The next Flintstones animated feature will star a number of WWE wrestlers, for reasons that aren't entirely clear (but are almost certainly lucrative).
Over the past decade Vince McMahon's professional wrestling empire has moved slightly away from faux grappling, toward more general purpose entertainment. The WWE is still the cornerstone of McMahon's billion-dollar media company, but it's not uncommon to see the company's logo attached to mainstream Hollywood movies. Most recently, The Call, a thriller starring legitimate Hollywood star Halle Berry.
In an effort to further expand McMahon's Hollywood aspirations, the WWE has announced plans to join forces with legendary animation studio Hanna Barbara for an upcoming, as yet untitled feature film based on The Flintstones. According to Deadline, the flick will feature a number of WWE personalities, including McMahon (known in the movie as "Vince McMagma"), John Cena (aka "John Cenastone"), and CM Punk ("CM Punkrock").
The film is currently slated - Get it? "Slate?" Like the mineral? No? Philistines. - for release in 2015. Currently it appears that the movie will be a direct-to-video release, with Warner Bros. Home Entertainment handling distribution duties for DVD, Blu-ray and video on demand iterations of the flick.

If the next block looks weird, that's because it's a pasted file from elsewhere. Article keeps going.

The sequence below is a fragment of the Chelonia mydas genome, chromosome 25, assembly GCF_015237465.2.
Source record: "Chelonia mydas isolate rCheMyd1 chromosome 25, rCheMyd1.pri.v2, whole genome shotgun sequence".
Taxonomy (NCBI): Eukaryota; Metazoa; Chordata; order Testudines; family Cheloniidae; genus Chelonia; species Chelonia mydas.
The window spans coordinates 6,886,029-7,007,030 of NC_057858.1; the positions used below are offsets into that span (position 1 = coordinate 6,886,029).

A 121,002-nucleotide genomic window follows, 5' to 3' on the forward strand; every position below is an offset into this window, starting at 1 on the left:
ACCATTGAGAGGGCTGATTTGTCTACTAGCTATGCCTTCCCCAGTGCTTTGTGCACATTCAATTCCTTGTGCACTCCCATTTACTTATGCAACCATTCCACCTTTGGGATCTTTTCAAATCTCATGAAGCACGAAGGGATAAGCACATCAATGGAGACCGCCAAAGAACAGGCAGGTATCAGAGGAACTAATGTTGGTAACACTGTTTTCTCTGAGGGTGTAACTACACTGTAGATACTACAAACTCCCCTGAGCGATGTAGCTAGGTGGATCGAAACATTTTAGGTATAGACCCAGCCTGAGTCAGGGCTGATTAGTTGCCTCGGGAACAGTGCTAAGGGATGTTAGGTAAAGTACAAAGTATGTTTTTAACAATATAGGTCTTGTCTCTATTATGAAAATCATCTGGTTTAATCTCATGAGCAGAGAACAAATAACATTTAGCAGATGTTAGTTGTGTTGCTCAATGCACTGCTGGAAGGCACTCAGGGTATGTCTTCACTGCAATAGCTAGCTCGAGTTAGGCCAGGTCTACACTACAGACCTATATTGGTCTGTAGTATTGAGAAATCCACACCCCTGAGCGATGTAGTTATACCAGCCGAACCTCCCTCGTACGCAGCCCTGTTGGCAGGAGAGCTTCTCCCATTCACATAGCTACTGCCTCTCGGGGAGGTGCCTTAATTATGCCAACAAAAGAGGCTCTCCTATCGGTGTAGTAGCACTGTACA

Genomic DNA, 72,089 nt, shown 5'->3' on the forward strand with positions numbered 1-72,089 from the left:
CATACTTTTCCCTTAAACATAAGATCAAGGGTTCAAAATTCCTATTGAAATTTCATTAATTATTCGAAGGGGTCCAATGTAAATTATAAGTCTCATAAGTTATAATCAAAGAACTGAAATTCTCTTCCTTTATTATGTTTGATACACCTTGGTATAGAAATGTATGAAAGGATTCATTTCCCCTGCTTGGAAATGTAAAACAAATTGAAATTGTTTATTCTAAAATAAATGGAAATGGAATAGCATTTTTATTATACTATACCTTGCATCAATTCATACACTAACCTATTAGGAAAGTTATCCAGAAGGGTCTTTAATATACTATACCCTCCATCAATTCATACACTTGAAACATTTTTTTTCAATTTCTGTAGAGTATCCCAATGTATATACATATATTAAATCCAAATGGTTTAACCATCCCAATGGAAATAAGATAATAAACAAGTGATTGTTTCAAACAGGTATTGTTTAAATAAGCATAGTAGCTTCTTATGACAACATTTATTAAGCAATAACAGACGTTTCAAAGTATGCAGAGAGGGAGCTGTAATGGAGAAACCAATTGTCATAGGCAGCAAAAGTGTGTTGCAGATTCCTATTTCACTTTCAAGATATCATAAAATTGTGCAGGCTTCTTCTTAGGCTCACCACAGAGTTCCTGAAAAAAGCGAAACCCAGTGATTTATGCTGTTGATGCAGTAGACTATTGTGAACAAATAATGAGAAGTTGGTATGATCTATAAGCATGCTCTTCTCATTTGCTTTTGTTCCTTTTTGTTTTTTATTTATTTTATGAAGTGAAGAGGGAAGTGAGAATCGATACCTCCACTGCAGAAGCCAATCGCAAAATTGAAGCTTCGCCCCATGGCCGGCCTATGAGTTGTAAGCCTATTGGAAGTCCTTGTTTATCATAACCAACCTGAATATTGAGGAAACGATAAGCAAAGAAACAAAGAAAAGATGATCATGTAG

As Deadline points out, it seems a massively missed opportunity for this film to leave out a character based on Dwayne "The Rock" Johnson, but since Mr. Johnson is currently starring in the massively successful Fast And The Furious 6 - a film that amazingly boasts the highest opening weekend box office take in Universal Studios history - he's probably a bit out of the budget assigned to this animated feature.
As for why the WWE is involved, the answer's simple: McMahon wants the film wing of his company to appeal to the same young people who might also follow the WWE. "WWE is family-friendly entertainment, so partnering with Warner Bros. on a Flintstones/WWE project was a natural extension of our Scooby Doo deal," states WWE Studios president Michael Luisi. "This new, animated feature allows us to showcase our brand with young fans and loyal Flintstones enthusiasts alike."
While all of this makes perfect sense from a business standpoint, it raises one important question: They're still making movies based on The Flintstones? How is that possible? Some of you have reproduced at some point, so are your kids into The Flintstones? It was only vaguely popular when I was young, so the fact that it still exists as a viable media entity is blowing my mind.